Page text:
Amendments 1, 2 and 3 Explained

Submitted by the Florida Chamber of Commerce. This and other important voting materials may be obtained at


Ballot Summary:
Funds the Land Acquisition Trust Fund to acquire, restore, improve, and manage conservation lands including wetlands and forests; fish and wildlife habitat; lands protecting water resources and drinking water sources, including the Everglades, and the water quality of rivers, lakes, and streams; beaches and shores; outdoor recreational lands; working farms and ranches; and historic or geologic sites, by dedicating 33 percent of net revenues from the existing excise tax on documents for 20 years.
Florida’s Water and Land Legacy, Inc.
Amendment 1 would redirect funds from needed programs into the Land Acquisition Trust Fund by dedicating 33 percent of net revenues from the existing excise tax on documents for 20 years.
According to the Department of Revenue, throughout the next 20 years, the amendment would siphon off approximately $19 billion from dedicated trust funds.
Voters need to consider the following before supporting or opposing this amendment:
Is land conservation a priority issue that the state should spend approximately $19 billion on over the next two decades?
Should this issue be handled by a constitutional amendment or should the Florida Legislature address this issue?
If another major hurricane/economic downturn/recession affects our state, could allocating this money in the Florida Constitution prevent lawmakers from redirecting funds to address crisis areas? If so, what does that mean for taxpayers?
Groups Opposing Amendment 1:
 Florida Chamber of Commerce, Florida Tax Watch
Groups Supporting Amendment 1: Sierra Club, Audubon Florida, Florida AFL-


Ballot Summary:
Allows the medical use of marijuana for individuals with debilitating diseases as determined by a licensed Florida physician. Allows caregivers to assist patients’ medical use of marijuana. The Department of Health shall register and regulate centers that produce and distribute marijuana for medical purposes and shall issue identification cards to patients and caregivers. Applies only to Florida law. Does not authorize violations of federal law or any non-medical use, possession or production of marijuana.
People United for Medical Marijuana
If you take away the politics surrounding this issue, your vote should indicate whether or not you think marijuana should be legalized in Florida. The devil is in the details on this constitutional amendment, which essentially allows a doctor to prescribe marijuana to any patient for any reason the doctor sees fit. Because the Florida Legislature passed a law during the 2014 Legislative Session that legalizes specific strains of marijuana used to treat epilepsy and other debilitating diseases (these strains produce very little, if any, euphoric results), the argument that all marijuana should be legalized to treat those same diseases is no longer a strong one. So, do you believe marijuana should be legalized or not?
Those who oppose this amendment (Florida Sheriffs Association, the Florida Chamber of Commerce, the Florida Medical Association, drug free advocates and more) say passing it will create a “pot for any purpose” scenario in Florida. The result: effects similar to the state’s recent pill mill epidemic, which ravaged many communities, the opening of “pot shops” in your community and much more. Tourism advocates have expressed concern about how the legalization of marijuana in Florida could impact Florida’s family-friendly tourism brand.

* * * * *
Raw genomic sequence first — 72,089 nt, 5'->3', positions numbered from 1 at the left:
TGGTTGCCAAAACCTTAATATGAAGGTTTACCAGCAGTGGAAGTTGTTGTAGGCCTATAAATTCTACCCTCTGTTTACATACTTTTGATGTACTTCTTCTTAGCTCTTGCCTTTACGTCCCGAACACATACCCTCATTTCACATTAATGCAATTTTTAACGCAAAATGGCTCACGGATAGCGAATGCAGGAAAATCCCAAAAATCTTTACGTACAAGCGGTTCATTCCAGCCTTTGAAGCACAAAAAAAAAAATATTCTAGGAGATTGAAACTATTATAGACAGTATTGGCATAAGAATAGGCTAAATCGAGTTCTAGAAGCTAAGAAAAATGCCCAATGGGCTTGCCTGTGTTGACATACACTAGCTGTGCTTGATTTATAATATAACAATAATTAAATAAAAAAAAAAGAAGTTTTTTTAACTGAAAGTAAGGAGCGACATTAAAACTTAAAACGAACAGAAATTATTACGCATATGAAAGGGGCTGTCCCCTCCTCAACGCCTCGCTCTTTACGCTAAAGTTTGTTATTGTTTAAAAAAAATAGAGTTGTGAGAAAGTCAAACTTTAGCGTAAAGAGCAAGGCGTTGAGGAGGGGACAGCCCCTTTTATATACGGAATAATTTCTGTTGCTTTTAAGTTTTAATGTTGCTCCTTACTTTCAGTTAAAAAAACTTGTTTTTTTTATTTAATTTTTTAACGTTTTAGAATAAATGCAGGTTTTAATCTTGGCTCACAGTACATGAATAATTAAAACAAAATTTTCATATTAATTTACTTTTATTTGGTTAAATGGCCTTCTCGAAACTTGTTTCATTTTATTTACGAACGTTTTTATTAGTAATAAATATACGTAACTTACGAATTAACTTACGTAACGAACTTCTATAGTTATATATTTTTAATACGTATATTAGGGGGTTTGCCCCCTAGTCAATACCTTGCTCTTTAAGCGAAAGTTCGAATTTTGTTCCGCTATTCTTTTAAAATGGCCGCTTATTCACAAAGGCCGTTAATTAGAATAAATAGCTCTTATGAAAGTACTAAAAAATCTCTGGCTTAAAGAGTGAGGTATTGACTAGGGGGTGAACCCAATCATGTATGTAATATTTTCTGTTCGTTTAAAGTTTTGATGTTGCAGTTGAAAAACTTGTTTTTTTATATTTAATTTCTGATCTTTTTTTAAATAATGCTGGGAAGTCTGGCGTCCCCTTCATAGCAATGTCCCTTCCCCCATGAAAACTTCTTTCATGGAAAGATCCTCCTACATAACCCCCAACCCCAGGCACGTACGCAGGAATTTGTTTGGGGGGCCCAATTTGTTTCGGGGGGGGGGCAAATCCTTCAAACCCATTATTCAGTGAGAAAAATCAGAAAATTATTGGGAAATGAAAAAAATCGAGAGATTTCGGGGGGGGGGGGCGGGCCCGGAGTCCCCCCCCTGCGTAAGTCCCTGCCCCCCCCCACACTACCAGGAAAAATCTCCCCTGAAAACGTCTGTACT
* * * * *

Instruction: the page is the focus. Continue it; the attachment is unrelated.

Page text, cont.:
Those who support the amendment (Trial lawyers, pro-marijuana groups and others) point to the medical benefits of marijuana and to other states that have legalized the drug for either medical or recreational uses.
Groups Opposing Amendment 2: Florida Chamber of Commerce, Florida Sheriff’s Association, Drug Free Florida
Groups Supporting Amendment 2: Trial lawyers, Florida Cannabis Action Network, medical marijuana supporters


Ballot Summary:
Proposing an amendment to the State Constitution requiring the Governor to prospectively fill vacancies in a judicial office to which election for retention applies resulting from the justice’s or judge’s reaching the mandatory retirement age or failure to qualify for a retention election; and allowing prospective appointments if a justice or judge is not retained at an election. Currently, the Governor may not fill an expected vacancy until the current justice’s or judge’s term expires.
The Florida Legislature
Amendment 3 clarifies existing constitutional language to specify that the outgoing governor appoints incoming Florida Supreme Court Justices and district court of appeal judges if a vacancy occurs at the same time as the outgoing governor’s term ends. It also prevents the possibility of legal challenges and confusion when governors change and judicial vacancies occur.
This amendment is currently proposed without knowing who the next governor will be, effectively removing politics from the situation. Because this is an issue that cannot be solved through legislation, it must be passed as a constitutional amendment.
Groups Opposing Amendment 3: League of Women Voters Florida
Groups Supporting Amendment 3: Florida Chamber of Commerce
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Written by Submitted